Advertising Age reported former CP+B CCO Ralph Watson received approval to pursue specific defamation charges against two Diet Madison Avenue members. So, it’s turning into a He Said, She Said Certain Things Via Anonymous Online Posts scenario.
New York Judge Rules Ralph Watson Can Proceed With Certain Defamation Claims Against Diet Madison Avenue
The former CPB chief creative officer can sue two members for making allegedly defamatory comments on Facebook and Instagram
By Lindsay Rittenhouse
Ralph Watson, former Crispin Porter Bogusky chief creative officer, will be allowed to bring certain defamation claims against two members of the anonymous Diet Madison Avenue Instagram account who sought to dismiss his original suit, Judge John Koeltl of the U.S. District Court of Southern New York said in a ruling last week.
According to the ruling, certain of Watson's defamation claims against “Illinois Doe 1” and “NY Doe 2” for their alleged roles in getting him fired (he claims wrongfully) from the MDC Partners-owned agency will not be dismissed.
Koeltl said in his ruling that Watson can proceed with his defamation suit against NY Doe 2 for a complaint she made to CPB’s human resources department on Feb. 2, 2018, “alleging that the plaintiff sexually harassed her when she was employed at CP+B,” and for a May 24, 2018 DMA Instagram post alleging he “raped” her.
Koeltl ruled that NY Doe 2 could be sued for the May 24, 2018 Instagram post from DMA that linked to news reports of Watson’s original lawsuit, filed against the anonymous account on May 22, 2018. The post stated: “‘Gloves are off. I don’t care if the industry knows he raped me,’” according to court papers.
Watson, who joined CPB as its chief creative officer in 2014, was fired from the agency one day after NY Doe 2 allegedly reported him to HR on Feb. 2, 2018.
However, the judge ruled that defamation claims against NY Doe 2 for the initial DMA posts on Jan. 19 and Jan. 25, 2018—that first accused Watson of being one of several advertising executives to have allegedly sexually harassed women—were dismissed. “There is, however, no specific allegation that NY Doe 2 was personally involved in other potentially defamatory statements,” Koeltl said in the ruling.
Koeltl stated in his ruling that Watson can also proceed with his defamation suit against Illinois Doe 1 for a Feb. 2, 2018 Facebook comment the DMA member made in response to a post that questioned the nature of the former chief creative officer’s termination from CPB. The comment, the court ruling said, alleged that there were nine women who reported Watson for sexual harassment to CPB’s HR department. Koeltl ruled that Illinois Doe 1 can also be sued for posting a link to a GoFundMe page on May 25, 2018 with the comment, “‘I figured [donating is] the next best thing to giving money directly to his victims,’” because it “is also susceptible of a defamatory meaning because it asserts that the plaintiff had ‘victims.’”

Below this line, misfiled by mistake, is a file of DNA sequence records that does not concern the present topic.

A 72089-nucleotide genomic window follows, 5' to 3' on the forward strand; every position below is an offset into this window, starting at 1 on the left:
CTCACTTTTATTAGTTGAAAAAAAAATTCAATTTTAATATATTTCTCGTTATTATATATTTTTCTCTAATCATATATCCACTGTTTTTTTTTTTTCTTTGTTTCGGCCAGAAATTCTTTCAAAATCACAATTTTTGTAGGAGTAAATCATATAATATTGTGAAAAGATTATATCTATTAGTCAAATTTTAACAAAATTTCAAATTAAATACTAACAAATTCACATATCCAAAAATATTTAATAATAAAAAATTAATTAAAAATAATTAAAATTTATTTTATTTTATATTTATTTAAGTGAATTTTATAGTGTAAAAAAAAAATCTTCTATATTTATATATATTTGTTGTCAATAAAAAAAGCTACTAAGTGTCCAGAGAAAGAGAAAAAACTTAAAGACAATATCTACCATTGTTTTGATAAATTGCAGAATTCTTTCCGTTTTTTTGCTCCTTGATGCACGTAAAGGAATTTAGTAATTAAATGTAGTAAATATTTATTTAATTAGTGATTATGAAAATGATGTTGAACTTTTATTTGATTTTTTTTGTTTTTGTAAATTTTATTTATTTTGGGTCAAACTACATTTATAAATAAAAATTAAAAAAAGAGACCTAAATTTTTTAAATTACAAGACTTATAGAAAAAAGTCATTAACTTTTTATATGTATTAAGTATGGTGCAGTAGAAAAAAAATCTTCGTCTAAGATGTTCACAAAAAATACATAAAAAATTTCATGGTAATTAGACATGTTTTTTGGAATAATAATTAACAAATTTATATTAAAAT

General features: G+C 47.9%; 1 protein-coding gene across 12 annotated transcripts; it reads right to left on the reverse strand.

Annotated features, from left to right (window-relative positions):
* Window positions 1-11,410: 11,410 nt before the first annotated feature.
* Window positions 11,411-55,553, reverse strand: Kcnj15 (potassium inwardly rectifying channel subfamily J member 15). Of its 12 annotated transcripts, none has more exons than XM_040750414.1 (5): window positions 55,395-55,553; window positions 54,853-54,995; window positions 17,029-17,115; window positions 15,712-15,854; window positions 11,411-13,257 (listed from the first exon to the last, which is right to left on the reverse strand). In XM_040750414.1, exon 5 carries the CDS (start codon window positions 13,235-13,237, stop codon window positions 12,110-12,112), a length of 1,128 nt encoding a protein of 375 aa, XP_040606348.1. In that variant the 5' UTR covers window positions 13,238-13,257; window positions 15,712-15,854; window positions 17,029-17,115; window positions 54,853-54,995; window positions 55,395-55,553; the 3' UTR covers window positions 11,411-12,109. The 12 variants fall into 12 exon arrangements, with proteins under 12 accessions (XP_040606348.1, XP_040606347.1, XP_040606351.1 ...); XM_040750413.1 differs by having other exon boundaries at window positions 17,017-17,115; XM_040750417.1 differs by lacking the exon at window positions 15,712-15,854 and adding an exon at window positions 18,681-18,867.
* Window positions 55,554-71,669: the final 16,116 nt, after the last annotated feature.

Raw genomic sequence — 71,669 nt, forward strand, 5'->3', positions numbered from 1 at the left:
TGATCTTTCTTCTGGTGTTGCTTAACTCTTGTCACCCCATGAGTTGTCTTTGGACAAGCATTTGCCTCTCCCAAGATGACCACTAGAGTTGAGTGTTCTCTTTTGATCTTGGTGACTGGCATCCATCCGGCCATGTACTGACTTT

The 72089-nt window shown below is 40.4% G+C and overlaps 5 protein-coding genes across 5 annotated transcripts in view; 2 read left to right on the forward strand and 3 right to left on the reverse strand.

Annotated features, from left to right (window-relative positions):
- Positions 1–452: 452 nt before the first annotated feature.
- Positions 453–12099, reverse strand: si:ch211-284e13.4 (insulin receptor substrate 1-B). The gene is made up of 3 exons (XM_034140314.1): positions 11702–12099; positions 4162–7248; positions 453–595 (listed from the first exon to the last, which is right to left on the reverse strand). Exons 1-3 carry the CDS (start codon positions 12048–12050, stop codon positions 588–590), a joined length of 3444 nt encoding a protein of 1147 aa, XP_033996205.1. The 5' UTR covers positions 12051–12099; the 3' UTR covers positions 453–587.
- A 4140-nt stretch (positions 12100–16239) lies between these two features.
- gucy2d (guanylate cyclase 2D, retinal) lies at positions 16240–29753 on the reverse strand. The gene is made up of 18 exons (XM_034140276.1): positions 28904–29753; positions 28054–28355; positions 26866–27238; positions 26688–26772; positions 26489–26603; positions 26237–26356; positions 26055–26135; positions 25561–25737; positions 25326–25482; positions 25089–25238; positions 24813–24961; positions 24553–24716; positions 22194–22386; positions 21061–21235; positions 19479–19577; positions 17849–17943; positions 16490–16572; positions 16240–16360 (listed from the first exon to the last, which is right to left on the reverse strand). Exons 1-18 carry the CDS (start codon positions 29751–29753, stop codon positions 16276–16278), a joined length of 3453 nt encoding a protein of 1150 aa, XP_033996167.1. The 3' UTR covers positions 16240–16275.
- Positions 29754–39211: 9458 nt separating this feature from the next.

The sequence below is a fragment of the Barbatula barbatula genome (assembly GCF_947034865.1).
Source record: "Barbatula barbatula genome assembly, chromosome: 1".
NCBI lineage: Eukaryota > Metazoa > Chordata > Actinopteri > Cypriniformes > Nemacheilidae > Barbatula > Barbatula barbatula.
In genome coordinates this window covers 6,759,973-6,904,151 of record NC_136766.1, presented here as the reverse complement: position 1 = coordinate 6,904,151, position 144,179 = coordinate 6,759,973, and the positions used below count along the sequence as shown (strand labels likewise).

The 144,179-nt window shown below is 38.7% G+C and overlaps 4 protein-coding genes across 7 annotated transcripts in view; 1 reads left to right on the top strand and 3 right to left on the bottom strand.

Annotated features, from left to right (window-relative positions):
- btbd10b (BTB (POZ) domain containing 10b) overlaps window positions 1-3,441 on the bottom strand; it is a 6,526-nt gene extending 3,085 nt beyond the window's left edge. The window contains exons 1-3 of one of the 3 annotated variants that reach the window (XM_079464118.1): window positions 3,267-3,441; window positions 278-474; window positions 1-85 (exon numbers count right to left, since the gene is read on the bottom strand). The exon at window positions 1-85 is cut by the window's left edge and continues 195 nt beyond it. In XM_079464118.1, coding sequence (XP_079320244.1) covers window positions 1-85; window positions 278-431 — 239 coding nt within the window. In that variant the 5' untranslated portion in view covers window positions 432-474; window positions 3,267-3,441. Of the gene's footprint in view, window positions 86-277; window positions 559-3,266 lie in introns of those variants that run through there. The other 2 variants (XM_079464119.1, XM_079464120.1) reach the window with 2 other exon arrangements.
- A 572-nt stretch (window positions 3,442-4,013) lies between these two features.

“Illinois Doe 1 made two comments in response to speculation by others on Facebook that the plaintiff was not terminated for reasons related to sexual harassment,” the court document said. Illinois Doe 1’s responsive statements that ‘nine women reported him’ and the follow-up screenshot of the Instagram post celebrating the ‘nine particular women who shared painful stories with us’ are defamatory because they tend to give a reader the impression that the plaintiff sexually assaulted women and that Illinois Doe 1 endorsed that impression.”
Defamation claims against the other alleged DMA members in the suit, including NY Doe 3 and Doe 1, were dismissed. Koeltl also threw out Watson’s request in New York for “additional discovery” to uncover the identities of the DMA members. Koeltl said in the ruling, “To the extent that the plaintiff wishes to conduct more discovery, those are matters to be taken up with the California court that has been overseeing a lengthy discovery process for almost two years.” Last year, a Los Angeles Superior Court judge denied DMA’s requests to quash subpoenas ordering Instagram, Facebook and Gmail to provide information about the individuals behind the account. The Los Angeles suit that Watson filed in May 2018 names Diet Madison Avenue and other defendants listed as “Jane Doe 1,” “Jane Doe 2” and Does 3 through 100.
Watson also sued CPB in Colorado, which was dismissed last year.
The DMA Instagram account drew broad attention in the advertising industry in 2018 for naming men it claimed engaged in sexual harassment. The account posted names alongside Watson's, like Droga5 chief creative officer Ted Royer; Martin Agency Chief Creative Officer Joe Alexander; and former Wieden & Kennedy London chief strategy officer Paul Colman, who were all subsequently separated from their agencies.
Watson’s attorney Michael Ayotte did not return a request for comment. Ammon Louis Dorny of Gordon Rees Scully Mansukhani, one of the attorneys for Illinois Doe 1, was not available for comment.
The other attorneys for the Diet Madison Avenue defendants are Maura Wogan, Tyler Maulsby and Nicole Bergstrom of Frankfurt Kurnit Klein & Selz; Christine Bowman, Laura Pamela MacDonald and Tali Ravit Leinwand of Jenner & Block; David John Grech of Gordon Rees Scully Mansukhani; and Rondiene Erin Novitz of Cruser, Mitchell & Novitz. They did not return requests for comment.